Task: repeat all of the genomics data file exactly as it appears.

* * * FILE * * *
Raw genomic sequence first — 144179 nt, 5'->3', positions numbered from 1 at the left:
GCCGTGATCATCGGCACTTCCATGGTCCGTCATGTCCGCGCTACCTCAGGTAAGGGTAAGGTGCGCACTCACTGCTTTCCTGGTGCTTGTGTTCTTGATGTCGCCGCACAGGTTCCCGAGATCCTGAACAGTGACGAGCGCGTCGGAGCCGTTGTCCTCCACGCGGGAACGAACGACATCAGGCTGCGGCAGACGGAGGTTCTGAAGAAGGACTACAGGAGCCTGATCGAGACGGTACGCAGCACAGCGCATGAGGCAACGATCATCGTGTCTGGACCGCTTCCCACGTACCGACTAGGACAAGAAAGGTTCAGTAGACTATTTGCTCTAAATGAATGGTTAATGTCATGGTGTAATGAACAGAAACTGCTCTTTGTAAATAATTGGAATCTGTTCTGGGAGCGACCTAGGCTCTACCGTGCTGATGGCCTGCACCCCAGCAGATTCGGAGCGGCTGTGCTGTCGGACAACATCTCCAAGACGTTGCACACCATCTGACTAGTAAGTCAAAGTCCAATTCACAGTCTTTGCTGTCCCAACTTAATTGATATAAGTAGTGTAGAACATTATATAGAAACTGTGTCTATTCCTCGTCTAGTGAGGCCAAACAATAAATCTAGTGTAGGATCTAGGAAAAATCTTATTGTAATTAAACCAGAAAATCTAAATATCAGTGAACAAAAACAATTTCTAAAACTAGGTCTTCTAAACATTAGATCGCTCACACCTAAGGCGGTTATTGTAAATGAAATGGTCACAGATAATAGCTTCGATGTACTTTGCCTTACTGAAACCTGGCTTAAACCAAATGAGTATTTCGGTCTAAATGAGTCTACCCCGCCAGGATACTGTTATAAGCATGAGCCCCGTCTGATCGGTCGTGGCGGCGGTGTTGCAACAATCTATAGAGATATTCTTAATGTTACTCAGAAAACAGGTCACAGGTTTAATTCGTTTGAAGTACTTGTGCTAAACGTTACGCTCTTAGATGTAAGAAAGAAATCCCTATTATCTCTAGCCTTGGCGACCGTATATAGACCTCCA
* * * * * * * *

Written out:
Raw genomic sequence first — 144179 nt, 5'->3', positions numbered from 1 at the left:
GCCGTGATCATCGGCACTTCCATGGTCCGTCATGTCCGCGCTACCTCAGGTAAGGGTAAGGTGCGCACTCACTGCTTTCCTGGTGCTTGTGTTCTTGATGTCGCCGCACAGGTTCCCGAGATCCTGAACAGTGACGAGCGCGTCGGAGCCGTTGTCCTCCACGCGGGAACGAACGACATCAGGCTGCGGCAGACGGAGGTTCTGAAGAAGGACTACAGGAGCCTGATCGAGACGGTACGCAGCACAGCGCATGAGGCAACGATCATCGTGTCTGGACCGCTTCCCACGTACCGACTAGGACAAGAAAGGTTCAGTAGACTATTTGCTCTAAATGAATGGTTAATGTCATGGTGTAATGAACAGAAACTGCTCTTTGTAAATAATTGGAATCTGTTCTGGGAGCGACCTAGGCTCTACCGTGCTGATGGCCTGCACCCCAGCAGATTCGGAGCGGCTGTGCTGTCGGACAACATCTCCAAGACGTTGCACACCATCTGACTAGTAAGTCAAAGTCCAATTCACAGTCTTTGCTGTCCCAACTTAATTGATATAAGTAGTGTAGAACATTATATAGAAACTGTGTCTATTCCTCGTCTAGTGAGGCCAAACAATAAATCTAGTGTAGGATCTAGGAAAAATCTTATTGTAATTAAACCAGAAAATCTAAATATCAGTGAACAAAAACAATTTCTAAAACTAGGTCTTCTAAACATTAGATCGCTCACACCTAAGGCGGTTATTGTAAATGAAATGGTCACAGATAATAGCTTCGATGTACTTTGCCTTACTGAAACCTGGCTTAAACCAAATGAGTATTTCGGTCTAAATGAGTCTACCCCGCCAGGATACTGTTATAAGCATGAGCCCCGTCTGATCGGTCGTGGCGGCGGTGTTGCAACAATCTATAGAGATATTCTTAATGTTACTCAGAAAACAGGTCACAGGTTTAATTCGTTTGAAGTACTTGTGCTAAACGTTACGCTCTTAGATGTAAGAAAGAAATCCCTATTATCTCTAGCCTTGGCGACCGTATATAGACCTCCA